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Quick and Tasty Mussel Dinner

Tuesday, January 27th, 2009
Mussels steamed in wine

Mussels steamed in wine

After bringing home goodies from the market (mussels, pears, truffle oil and a few other things), I was pretty eager to cook them up, but after spending the day in Seattle, not too keen on an hour in the kitchen.

So I took another note from that Mark Bittman article I’d recently read and made a quick mussel dish, though I forgot to grab a bunch of basil (which I’m kicking myself for because it was only $1.99 for a big handful).

Here’s how Bittman suggests making them:

“Put three pounds of washed mussels in a pot with half a cup of white wine, garlic cloves, basil leaves and chopped tomatoes. Steam until mussels open. Serve with bread.”

I made due sans basil by tossing in some chopped parsley and cooking it for a couple minutes with the mussels.

Instead of bread, I opted to go on carb overload and cook up some Linguine, tossed with the mussel and wine juices, a few tabelspoons of olive oil, and a tablespoon of that white truffle cream I also bought at Pike’s Place market and a little salt and pepper.

It was pretty good, though I still wish I had gotten the basil to give it a little more depth. Next time.

Tomorrow: What I did with my pears.


Quick Fix Dish: Italian Sausage, Peppers and Penne Pasta

Wednesday, January 21st, 2009

Sometimes I get so caught up in the idea that a decent meal has to require a fair amount of work in the kitchen. It’s not true at all, as I was reminded by recently reading an older New York Times article Summer Express: 101 Simple Meals Ready in 10 Minutes or Less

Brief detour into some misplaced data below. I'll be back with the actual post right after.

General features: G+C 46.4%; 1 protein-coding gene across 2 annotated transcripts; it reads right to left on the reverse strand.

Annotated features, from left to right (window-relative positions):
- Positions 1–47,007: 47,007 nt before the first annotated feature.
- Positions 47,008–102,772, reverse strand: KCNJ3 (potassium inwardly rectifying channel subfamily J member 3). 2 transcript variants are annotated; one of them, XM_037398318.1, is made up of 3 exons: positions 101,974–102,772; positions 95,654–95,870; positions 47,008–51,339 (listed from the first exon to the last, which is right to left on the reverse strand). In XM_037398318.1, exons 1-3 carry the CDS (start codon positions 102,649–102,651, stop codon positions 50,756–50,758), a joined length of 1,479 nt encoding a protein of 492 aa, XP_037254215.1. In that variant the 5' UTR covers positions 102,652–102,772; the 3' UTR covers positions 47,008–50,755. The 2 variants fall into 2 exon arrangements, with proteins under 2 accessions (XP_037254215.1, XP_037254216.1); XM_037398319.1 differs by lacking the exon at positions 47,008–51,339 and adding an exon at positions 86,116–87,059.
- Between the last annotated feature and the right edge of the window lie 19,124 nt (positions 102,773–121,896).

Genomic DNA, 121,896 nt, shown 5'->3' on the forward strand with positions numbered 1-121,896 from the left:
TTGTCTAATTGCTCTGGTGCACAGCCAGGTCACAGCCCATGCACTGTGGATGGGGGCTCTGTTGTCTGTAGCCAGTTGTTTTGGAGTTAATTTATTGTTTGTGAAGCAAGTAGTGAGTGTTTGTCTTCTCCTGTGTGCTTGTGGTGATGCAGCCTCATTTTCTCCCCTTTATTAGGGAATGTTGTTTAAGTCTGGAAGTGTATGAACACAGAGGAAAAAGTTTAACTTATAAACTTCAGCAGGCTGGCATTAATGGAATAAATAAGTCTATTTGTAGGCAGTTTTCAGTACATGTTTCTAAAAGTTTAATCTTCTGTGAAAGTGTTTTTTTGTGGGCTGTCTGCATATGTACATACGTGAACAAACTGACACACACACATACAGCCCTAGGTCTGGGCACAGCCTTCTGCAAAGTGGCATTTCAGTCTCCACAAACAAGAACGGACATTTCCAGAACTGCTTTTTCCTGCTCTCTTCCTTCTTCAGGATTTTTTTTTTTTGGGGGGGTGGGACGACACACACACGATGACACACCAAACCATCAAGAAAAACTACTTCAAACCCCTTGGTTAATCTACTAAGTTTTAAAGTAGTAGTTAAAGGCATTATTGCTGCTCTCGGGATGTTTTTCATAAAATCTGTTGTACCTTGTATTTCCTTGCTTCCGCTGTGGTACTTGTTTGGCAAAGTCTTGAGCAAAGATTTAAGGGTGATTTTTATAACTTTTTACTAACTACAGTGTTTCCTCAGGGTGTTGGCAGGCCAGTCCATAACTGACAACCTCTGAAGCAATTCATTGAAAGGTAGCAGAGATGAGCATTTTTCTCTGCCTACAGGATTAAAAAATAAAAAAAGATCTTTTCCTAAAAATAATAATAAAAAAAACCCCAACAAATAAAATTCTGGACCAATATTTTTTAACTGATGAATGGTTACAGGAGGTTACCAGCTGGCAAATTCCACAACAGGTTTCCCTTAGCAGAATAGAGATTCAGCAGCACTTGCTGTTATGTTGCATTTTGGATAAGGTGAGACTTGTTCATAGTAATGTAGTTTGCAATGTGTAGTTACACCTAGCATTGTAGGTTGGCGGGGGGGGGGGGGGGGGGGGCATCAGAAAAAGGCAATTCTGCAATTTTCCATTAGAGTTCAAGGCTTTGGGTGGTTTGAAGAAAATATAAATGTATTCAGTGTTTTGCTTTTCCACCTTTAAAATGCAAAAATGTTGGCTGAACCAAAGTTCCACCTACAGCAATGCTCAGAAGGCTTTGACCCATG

It’s especially not true when I still find myself at work at 8 p.m. and really, really don’t want to hit the local fast food joint.

So here’s a quick meal I made last night, which I don’t think is too horribly unhealthy and is way better than a similar dish I used to make when I was in college (I used to douse spaghetti noodles in butter with parmesan cheese, salt and pepper, which doesn’t provide much nutrition, but tasted way better than Top Ramen).

The longest part of the whole process was boiling the noodles. It’s not fancy, but it’s filling and makes for an easy meal.

Italian Sausage and Penne Pasta (recipe follows):

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The Food Life covers people, place and events involved in the food community on the Kitsap Peninsula and surrounding areas.
Written by Angela Dice. You can contact me at angela [at] angeladice.com.